Generally, buyers go to websites like REA and Domain. When people go on social media, they aren’t going to Facebook to buy a house.
Bobby: Our podcast is a big component, sharing ideas about buying and selling, but also entertainment.
Everyone goes onto social media with the hope of being entertained on their lunch break. If we can find ways to be interesting, different and entertain people, that really attracts more people.
How do you define entertainment?
Bobby: That’s where our vlogs come in. It’s a skit essentially. It’s a two-minute comedy act.
One vlog was about how it feels when you get a listing and we know a lot of agents will relate. Another thing that made it easier for us is we don’t really mind how many likes or shares we get.
Adam: Education lies in the podcast for the most part and also the blog that we do.
It’s a blend of helpful information and entertainment. The vlogs tell stories, showing a bit of vulnerability, and there’s entertainment in that.
How do you come up with fresh content for the podcast?
Adam: An average podcast has about 13 episodes. We deduced that people kind of give it a red-hot crack and then after a while they don’t get the traction, or the number of viewers they wanted, and give up.
We actually have enough content within our database for 80 episodes; it’s just a matter of expanding on each of the topics.
If you have 11 episodes that looks okay, if you have a hundred episodes, clearly you’re an authority in the business and you can’t just make a hundred episodes in one week.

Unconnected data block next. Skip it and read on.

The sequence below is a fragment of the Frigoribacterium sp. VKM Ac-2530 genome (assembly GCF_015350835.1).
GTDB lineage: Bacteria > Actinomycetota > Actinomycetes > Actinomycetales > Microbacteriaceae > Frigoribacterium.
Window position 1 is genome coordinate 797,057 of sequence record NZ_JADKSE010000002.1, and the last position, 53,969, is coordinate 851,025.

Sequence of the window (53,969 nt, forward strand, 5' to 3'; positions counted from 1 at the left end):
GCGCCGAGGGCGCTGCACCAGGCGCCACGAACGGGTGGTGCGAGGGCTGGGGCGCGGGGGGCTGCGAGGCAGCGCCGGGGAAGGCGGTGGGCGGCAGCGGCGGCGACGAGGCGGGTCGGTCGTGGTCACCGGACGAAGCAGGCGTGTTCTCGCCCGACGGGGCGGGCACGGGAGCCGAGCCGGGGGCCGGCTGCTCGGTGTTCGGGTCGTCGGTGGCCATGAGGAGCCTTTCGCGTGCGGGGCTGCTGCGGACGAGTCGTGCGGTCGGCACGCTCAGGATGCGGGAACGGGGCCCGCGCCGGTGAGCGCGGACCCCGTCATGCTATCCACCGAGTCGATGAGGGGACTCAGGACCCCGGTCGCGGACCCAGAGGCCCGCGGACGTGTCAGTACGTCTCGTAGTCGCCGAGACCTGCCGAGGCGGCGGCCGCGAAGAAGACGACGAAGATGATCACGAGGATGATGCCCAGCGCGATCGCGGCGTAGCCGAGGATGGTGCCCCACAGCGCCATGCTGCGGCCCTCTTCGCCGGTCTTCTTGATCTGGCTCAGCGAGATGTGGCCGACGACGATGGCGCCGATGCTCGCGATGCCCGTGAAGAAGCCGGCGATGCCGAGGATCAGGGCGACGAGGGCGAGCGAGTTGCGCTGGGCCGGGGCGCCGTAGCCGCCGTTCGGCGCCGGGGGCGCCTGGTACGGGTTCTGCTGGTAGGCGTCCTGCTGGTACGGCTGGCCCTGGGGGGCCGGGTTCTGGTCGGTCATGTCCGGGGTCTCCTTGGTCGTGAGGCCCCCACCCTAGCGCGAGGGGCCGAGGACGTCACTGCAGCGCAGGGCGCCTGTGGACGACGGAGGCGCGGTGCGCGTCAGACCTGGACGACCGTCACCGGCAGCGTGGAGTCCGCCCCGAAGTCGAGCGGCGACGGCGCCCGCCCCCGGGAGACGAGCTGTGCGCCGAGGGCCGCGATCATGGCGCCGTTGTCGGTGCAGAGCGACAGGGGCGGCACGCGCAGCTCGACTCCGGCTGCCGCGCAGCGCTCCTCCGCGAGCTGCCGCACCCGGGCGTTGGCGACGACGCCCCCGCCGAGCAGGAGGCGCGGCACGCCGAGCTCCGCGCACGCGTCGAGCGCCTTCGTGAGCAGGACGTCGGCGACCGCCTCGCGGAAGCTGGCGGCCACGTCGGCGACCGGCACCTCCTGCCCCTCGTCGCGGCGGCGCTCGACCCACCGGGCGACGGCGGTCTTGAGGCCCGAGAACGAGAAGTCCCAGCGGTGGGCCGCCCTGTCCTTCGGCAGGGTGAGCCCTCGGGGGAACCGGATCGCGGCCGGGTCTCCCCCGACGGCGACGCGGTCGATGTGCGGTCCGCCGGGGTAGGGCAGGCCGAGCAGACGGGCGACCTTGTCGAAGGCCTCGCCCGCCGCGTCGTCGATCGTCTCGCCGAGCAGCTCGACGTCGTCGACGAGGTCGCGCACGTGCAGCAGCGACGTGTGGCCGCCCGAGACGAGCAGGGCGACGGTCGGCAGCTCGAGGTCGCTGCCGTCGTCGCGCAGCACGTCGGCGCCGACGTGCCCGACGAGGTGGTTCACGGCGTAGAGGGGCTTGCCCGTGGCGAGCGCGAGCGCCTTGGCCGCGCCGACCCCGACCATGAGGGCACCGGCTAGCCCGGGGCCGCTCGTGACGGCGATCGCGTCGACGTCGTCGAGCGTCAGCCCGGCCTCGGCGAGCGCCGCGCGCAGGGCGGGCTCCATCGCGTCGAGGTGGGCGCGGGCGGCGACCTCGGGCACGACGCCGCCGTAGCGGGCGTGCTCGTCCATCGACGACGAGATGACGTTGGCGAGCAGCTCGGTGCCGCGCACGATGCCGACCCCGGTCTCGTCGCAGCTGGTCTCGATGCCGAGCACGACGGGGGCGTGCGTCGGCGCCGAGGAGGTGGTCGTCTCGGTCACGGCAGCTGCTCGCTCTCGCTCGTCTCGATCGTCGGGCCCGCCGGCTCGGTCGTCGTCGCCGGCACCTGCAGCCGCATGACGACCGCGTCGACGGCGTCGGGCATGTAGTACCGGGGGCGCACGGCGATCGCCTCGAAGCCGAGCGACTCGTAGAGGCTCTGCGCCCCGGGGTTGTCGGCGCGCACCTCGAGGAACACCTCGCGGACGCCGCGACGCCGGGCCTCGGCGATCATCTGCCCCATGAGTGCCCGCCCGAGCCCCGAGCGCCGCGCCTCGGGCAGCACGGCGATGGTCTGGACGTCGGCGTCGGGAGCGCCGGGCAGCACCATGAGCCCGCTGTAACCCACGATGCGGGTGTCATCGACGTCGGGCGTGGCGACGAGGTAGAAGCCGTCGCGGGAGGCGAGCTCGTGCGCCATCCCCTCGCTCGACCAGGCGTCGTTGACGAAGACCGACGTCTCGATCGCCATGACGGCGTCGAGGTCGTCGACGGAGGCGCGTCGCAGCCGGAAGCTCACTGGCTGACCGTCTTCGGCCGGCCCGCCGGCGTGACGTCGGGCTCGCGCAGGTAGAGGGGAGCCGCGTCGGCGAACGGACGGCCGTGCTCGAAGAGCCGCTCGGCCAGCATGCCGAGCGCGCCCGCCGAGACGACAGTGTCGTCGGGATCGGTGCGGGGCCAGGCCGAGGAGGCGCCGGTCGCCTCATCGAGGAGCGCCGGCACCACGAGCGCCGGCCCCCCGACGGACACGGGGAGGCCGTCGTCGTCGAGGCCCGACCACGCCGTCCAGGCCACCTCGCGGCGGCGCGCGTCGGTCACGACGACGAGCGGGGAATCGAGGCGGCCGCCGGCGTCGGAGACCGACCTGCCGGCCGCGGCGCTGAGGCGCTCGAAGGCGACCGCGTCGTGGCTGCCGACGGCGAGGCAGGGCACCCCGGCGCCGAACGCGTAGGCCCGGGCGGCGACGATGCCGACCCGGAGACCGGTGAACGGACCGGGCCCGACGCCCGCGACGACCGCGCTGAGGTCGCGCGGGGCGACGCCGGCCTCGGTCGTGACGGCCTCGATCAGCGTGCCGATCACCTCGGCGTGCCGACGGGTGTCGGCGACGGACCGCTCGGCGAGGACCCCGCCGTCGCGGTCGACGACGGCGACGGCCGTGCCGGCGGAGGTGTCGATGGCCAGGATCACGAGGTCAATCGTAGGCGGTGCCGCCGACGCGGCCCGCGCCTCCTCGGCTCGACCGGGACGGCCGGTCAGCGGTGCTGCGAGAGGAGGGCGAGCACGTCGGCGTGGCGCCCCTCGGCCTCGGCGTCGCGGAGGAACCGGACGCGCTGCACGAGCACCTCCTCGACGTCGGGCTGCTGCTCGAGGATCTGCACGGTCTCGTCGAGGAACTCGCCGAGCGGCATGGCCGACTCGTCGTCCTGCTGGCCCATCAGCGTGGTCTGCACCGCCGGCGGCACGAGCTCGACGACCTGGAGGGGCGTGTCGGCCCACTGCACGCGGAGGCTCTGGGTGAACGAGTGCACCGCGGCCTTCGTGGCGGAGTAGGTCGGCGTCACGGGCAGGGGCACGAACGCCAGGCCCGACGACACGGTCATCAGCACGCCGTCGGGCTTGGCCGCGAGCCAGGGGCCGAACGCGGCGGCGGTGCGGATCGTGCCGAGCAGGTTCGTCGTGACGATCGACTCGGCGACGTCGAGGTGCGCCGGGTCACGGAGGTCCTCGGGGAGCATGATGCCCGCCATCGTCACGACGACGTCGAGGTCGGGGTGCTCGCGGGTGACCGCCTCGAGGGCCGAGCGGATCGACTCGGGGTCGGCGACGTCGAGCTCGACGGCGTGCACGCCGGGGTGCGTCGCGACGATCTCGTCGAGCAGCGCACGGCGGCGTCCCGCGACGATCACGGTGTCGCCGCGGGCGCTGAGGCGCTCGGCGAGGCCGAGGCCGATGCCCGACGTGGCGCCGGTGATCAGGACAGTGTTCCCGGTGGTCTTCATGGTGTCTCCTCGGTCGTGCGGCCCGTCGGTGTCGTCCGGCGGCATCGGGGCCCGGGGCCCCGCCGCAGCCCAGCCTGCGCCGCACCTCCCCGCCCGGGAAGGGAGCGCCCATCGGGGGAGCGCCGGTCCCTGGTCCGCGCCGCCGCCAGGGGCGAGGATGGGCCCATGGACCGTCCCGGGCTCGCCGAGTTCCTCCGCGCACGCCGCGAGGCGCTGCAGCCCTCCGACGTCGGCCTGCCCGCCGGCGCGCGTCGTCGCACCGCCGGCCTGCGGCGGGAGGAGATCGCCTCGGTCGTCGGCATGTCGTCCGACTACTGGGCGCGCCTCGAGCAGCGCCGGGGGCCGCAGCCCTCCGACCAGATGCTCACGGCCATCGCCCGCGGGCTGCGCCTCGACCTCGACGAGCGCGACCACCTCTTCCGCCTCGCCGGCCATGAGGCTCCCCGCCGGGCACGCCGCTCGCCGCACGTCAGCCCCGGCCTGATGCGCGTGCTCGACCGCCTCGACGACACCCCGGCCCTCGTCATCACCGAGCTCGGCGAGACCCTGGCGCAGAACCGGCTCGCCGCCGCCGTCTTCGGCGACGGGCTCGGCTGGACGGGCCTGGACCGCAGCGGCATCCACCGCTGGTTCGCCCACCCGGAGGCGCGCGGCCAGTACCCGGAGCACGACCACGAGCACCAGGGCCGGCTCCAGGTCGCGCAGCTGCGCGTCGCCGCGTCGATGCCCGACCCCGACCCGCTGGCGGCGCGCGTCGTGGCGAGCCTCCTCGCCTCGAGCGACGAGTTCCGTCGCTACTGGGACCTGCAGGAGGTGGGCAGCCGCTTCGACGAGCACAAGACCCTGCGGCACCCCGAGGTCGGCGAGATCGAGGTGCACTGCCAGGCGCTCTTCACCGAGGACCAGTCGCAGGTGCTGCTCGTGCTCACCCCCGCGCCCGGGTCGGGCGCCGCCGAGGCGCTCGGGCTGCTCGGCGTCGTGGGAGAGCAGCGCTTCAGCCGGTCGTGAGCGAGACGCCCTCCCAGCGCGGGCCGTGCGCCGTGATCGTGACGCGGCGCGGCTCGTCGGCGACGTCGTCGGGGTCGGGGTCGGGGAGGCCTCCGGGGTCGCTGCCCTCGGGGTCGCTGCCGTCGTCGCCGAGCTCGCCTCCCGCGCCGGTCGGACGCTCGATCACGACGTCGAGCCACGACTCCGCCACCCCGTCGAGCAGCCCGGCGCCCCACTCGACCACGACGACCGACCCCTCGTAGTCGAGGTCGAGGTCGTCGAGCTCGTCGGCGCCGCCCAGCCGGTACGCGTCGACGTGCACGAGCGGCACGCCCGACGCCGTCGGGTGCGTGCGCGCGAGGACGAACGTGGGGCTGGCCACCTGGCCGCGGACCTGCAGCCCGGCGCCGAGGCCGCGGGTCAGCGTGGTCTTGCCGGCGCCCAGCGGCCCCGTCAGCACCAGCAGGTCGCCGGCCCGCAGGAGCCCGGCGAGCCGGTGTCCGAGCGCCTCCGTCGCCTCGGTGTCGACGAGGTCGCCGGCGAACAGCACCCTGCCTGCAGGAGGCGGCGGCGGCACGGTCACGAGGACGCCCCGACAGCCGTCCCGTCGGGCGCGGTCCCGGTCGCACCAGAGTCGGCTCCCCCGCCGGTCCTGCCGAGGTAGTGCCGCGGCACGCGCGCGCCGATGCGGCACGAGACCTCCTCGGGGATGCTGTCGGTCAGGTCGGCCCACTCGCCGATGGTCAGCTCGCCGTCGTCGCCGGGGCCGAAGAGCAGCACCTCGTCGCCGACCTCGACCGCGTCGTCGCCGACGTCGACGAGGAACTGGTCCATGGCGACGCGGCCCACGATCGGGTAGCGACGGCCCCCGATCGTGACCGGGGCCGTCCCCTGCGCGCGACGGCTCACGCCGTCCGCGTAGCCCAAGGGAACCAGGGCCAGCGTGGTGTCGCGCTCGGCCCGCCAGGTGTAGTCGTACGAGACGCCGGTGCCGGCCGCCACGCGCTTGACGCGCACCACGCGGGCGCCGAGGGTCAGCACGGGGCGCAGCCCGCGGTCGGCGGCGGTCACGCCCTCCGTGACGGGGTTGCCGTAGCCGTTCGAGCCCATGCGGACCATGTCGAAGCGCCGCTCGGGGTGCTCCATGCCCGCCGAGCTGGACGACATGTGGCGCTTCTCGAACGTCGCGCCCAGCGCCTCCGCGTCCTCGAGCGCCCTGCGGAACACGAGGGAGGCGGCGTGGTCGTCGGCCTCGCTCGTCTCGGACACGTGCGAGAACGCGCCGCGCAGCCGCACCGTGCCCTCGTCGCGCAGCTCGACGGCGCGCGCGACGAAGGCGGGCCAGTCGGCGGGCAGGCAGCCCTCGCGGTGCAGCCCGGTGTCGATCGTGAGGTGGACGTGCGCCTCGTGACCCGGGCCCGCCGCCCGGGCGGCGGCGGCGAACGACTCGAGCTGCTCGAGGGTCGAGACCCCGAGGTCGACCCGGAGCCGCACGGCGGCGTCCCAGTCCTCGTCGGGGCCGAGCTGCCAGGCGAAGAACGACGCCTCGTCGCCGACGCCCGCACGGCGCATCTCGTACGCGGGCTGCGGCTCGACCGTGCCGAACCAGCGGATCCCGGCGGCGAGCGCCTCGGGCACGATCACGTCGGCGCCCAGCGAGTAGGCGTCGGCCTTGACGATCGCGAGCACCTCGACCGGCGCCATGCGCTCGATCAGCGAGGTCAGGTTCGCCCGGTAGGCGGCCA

Bobby: If we do it consistently every two weeks eventually we’re going to have a hundred episodes. Just thinking long-term, we are excited especially because we have a bit of traction.
This is nothing compared to two or three years’ time. It’s just a matter of staying consistent, understanding it’s a long-term game and it’s fun as well.
If someone told you content marketing is nonsense and takes too long, how would you respond?
Adam: It’s always hard to quantify how much you’re getting from marketing like this.
That’s what I mean when people kind of give up on it because I don’t think we’ve sold a house yet from having a podcast.
Bobby: There’s no way to quantify it; you need to look at the bigger picture.
People want to deal with people they know and trust and the more frequently they get to see what you’re doing the more they’re going to know and trust you.
We’ll get a shot at business if everywhere you look you see us, whether that is through our prospecting, social media or in the community.
We consistently put a post out to target our entire area, so we know, when they’re on their couch that night scrolling through Facebook, they will see the post.
Adam: If people are going to use social media like Facebook and Instagram, it will allow you to track the data in terms of how many people are seeing, opening and engaging with content.
With traditional marketing, through letterbox drops and things like that, which is a very small component of our business, it is impossible to track.